FOOD AND FOOD FAILURE IN THE WORLD The number of people dying from food poisoning in the UK has almost doubled since 2003, and experts fear that more people are dying every year.
The Government’s Prevent strategy calls for a reduction in the number of deaths and severe illness caused by food poisoning.
This is not the case, and in many countries it is still on the rise.
The report from the Food and Food Safety Authority found that food poisoning deaths rose from 4,715 in 2002 to 10,527 in 2016.
In some countries, such as Spain, the number has risen by 20%.
The FSA also found that the rate of foodborne illness in the US rose from 2,898 in 2015 to 4,081 in 2016, a 14 per cent increase.
The Food and Drug Administration (FDA) warns that a foodborne infection can lead to a wide range of serious complications, including kidney failure, kidney failure with sepsis and pneumonia.
A foodborne disease outbreak is not something that happens in a vacuum, it is a symptom of a wider underlying problem.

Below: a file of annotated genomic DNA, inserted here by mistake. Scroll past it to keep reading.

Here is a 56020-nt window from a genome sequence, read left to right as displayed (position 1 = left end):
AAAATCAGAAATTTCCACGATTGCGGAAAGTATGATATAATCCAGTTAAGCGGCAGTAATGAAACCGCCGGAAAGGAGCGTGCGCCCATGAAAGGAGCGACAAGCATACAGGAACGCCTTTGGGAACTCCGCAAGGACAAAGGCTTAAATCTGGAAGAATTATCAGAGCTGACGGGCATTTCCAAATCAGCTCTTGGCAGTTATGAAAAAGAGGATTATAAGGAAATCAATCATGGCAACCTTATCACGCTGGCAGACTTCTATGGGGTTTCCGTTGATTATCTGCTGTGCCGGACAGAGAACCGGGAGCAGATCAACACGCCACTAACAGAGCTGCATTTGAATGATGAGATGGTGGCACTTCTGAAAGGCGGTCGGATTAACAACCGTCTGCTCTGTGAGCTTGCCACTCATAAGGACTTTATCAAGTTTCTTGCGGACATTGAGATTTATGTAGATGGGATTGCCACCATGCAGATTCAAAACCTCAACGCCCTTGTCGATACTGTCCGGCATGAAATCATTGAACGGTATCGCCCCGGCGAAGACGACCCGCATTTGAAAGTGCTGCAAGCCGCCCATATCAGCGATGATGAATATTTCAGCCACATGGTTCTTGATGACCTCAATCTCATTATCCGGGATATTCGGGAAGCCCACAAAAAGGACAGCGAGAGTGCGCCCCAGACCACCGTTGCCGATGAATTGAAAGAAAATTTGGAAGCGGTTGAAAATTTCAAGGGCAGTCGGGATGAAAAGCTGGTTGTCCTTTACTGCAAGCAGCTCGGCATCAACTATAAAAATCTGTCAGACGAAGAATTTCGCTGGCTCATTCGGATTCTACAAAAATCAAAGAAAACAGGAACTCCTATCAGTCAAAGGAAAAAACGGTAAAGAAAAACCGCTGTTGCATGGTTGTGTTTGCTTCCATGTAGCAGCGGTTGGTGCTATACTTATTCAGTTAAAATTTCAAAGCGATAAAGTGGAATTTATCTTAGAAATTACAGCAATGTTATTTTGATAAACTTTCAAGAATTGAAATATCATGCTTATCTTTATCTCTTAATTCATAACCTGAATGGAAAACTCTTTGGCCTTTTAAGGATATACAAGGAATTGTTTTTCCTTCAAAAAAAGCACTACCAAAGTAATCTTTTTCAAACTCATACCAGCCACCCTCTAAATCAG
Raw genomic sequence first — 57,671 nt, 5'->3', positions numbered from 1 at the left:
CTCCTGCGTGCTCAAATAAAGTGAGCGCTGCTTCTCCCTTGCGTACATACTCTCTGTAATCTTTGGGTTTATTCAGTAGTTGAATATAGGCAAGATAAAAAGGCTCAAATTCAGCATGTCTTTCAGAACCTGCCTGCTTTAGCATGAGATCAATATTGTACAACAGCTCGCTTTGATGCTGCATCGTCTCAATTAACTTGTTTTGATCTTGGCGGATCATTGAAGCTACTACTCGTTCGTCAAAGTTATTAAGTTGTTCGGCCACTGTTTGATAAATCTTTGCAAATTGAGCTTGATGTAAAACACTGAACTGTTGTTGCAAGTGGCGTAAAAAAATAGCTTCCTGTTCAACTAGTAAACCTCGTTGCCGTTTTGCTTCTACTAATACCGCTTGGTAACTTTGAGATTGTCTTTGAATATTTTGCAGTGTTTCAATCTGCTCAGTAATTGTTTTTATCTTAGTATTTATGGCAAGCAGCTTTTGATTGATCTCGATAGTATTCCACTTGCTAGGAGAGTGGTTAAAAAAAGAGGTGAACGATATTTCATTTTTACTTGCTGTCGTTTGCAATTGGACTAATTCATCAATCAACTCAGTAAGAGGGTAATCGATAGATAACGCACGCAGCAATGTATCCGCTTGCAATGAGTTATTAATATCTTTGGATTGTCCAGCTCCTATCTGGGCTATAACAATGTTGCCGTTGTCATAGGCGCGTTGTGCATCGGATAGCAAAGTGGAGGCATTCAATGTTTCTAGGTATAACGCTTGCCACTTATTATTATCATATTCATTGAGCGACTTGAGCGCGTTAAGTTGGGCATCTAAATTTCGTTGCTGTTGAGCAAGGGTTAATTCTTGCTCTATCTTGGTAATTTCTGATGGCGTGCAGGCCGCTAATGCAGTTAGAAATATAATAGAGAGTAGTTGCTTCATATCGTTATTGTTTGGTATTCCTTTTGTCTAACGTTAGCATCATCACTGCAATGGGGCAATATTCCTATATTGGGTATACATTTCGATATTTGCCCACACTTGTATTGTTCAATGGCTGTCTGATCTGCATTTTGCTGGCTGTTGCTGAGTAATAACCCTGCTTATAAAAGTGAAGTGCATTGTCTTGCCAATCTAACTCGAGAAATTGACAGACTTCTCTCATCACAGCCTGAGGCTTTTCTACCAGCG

The FSA warns that foodborne diseases can lead a person to develop a life-threatening illness or disability, including liver, lung, spleen and pancreas problems, liver failure, seizures, a serious allergic reaction, heart attack, heart failure and severe pneumonia.
The UK has the highest death rate from foodborne illnesses in the EU, with a death rate of 8,769 deaths per 100,000 people.
Around 3,600 people die each year from food-related illness, including diarrhoea, pneumonia, and vomiting, according to the FSA.
In the UK, people aged over 75 have the highest risk of death from food and drink-related illnesses, with the highest mortality rate, followed by people under 65.
In 2017, there were 3,000 food poisoning cases, of which nearly 90 per cent were due to a lack of proper sanitation and hygiene.